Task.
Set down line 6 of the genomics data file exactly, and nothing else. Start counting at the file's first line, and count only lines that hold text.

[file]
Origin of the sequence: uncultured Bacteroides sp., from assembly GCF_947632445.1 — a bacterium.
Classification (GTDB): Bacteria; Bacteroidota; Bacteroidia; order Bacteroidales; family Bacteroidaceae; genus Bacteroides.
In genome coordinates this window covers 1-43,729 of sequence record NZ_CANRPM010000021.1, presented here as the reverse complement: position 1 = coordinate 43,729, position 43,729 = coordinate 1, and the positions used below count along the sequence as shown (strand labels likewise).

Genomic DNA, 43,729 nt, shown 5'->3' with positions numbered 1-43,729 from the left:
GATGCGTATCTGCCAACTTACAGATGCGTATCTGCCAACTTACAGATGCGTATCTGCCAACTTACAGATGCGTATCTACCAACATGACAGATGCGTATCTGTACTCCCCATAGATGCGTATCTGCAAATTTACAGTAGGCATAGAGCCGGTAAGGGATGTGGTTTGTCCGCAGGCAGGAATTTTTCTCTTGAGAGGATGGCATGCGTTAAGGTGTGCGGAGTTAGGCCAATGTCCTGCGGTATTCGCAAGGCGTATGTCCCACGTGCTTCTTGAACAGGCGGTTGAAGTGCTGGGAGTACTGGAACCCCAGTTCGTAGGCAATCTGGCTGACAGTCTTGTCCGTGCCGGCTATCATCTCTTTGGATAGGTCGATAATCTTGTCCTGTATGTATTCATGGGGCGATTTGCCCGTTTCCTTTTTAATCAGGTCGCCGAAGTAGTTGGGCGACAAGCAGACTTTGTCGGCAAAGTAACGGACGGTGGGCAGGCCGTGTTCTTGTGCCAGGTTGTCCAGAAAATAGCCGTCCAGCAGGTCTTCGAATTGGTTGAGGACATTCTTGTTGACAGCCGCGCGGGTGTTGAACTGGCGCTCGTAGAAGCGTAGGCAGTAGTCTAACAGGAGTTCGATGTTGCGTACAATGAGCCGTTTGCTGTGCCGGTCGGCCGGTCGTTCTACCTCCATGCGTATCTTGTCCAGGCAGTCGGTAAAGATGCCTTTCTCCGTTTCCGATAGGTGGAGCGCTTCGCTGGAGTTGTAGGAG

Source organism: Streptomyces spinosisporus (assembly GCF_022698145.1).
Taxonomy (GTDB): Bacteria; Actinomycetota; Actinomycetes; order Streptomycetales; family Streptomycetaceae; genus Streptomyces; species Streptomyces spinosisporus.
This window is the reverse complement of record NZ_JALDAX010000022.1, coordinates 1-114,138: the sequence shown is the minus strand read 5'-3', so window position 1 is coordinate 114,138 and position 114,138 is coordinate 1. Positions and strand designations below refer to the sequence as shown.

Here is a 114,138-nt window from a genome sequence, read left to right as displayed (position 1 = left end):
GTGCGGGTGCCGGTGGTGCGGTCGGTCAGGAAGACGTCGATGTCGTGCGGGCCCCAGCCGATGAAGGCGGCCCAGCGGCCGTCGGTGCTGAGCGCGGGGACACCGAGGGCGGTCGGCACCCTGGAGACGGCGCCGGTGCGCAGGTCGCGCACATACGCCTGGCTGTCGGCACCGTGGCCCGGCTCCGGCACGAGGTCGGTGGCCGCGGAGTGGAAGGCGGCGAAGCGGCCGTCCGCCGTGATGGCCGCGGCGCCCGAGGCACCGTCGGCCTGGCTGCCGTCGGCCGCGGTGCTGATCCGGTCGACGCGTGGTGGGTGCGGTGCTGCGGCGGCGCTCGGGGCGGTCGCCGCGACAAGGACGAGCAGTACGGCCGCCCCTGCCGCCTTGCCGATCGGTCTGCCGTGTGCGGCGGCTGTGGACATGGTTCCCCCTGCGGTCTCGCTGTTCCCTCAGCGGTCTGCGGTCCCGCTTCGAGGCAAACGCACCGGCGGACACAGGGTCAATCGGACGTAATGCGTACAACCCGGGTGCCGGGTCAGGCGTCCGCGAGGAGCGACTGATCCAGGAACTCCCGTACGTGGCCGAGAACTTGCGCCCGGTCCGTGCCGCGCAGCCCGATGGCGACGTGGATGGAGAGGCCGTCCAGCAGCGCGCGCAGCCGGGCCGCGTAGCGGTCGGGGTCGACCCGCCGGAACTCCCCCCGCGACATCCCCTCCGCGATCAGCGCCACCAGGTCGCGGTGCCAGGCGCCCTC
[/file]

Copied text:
Source organism: Streptomyces spinosisporus (assembly GCF_022698145.1).